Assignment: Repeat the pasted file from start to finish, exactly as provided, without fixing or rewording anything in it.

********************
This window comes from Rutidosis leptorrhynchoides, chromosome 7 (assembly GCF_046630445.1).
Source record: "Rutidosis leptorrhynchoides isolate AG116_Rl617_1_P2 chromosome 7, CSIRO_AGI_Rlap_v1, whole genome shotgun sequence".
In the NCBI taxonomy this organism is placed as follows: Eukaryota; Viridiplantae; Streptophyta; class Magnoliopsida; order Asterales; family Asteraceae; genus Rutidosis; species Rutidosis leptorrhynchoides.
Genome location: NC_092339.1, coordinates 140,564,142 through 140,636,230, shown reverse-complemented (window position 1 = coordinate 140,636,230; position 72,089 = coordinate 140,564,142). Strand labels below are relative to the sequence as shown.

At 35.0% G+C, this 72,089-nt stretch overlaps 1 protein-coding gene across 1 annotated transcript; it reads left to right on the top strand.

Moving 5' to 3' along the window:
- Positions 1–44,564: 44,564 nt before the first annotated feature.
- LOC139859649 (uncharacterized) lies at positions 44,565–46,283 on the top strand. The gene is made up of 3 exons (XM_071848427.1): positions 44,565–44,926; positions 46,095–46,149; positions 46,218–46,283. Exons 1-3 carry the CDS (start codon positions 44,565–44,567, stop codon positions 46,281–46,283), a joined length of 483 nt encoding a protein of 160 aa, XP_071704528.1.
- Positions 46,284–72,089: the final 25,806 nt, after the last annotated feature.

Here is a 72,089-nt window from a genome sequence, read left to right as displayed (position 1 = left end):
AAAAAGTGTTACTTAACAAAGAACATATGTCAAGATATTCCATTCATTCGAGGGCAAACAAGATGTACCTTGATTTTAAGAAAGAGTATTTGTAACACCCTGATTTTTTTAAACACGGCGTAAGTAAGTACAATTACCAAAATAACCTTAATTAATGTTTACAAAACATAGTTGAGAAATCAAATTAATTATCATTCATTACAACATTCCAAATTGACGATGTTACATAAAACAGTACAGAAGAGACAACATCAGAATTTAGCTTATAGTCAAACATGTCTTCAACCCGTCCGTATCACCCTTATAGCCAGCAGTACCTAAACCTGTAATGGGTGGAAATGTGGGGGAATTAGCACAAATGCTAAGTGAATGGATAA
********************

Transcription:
This window comes from Rutidosis leptorrhynchoides, chromosome 7 (assembly GCF_046630445.1).
Source record: "Rutidosis leptorrhynchoides isolate AG116_Rl617_1_P2 chromosome 7, CSIRO_AGI_Rlap_v1, whole genome shotgun sequence".
In the NCBI taxonomy this organism is placed as follows: Eukaryota; Viridiplantae; Streptophyta; class Magnoliopsida; order Asterales; family Asteraceae; genus Rutidosis; species Rutidosis leptorrhynchoides.
Genome location: NC_092339.1, coordinates 140,564,142 through 140,636,230, shown reverse-complemented (window position 1 = coordinate 140,636,230; position 72,089 = coordinate 140,564,142). Strand labels below are relative to the sequence as shown.

At 35.0% G+C, this 72,089-nt stretch overlaps 1 protein-coding gene across 1 annotated transcript; it reads left to right on the top strand.

Moving 5' to 3' along the window:
- Positions 1–44,564: 44,564 nt before the first annotated feature.
- LOC139859649 (uncharacterized) lies at positions 44,565–46,283 on the top strand. The gene is made up of 3 exons (XM_071848427.1): positions 44,565–44,926; positions 46,095–46,149; positions 46,218–46,283. Exons 1-3 carry the CDS (start codon positions 44,565–44,567, stop codon positions 46,281–46,283), a joined length of 483 nt encoding a protein of 160 aa, XP_071704528.1.
- Positions 46,284–72,089: the final 25,806 nt, after the last annotated feature.

Here is a 72,089-nt window from a genome sequence, read left to right as displayed (position 1 = left end):
AAAAAGTGTTACTTAACAAAGAACATATGTCAAGATATTCCATTCATTCGAGGGCAAACAAGATGTACCTTGATTTTAAGAAAGAGTATTTGTAACACCCTGATTTTTTTAAACACGGCGTAAGTAAGTACAATTACCAAAATAACCTTAATTAATGTTTACAAAACATAGTTGAGAAATCAAATTAATTATCATTCATTACAACATTCCAAATTGACGATGTTACATAAAACAGTACAGAAGAGACAACATCAGAATTTAGCTTATAGTCAAACATGTCTTCAACCCGTCCGTATCACCCTTATAGCCAGCAGTACCTAAACCTGTAATGGGTGGAAATGTGGGGGAATTAGCACAAATGCTAAGTGAATGGATAA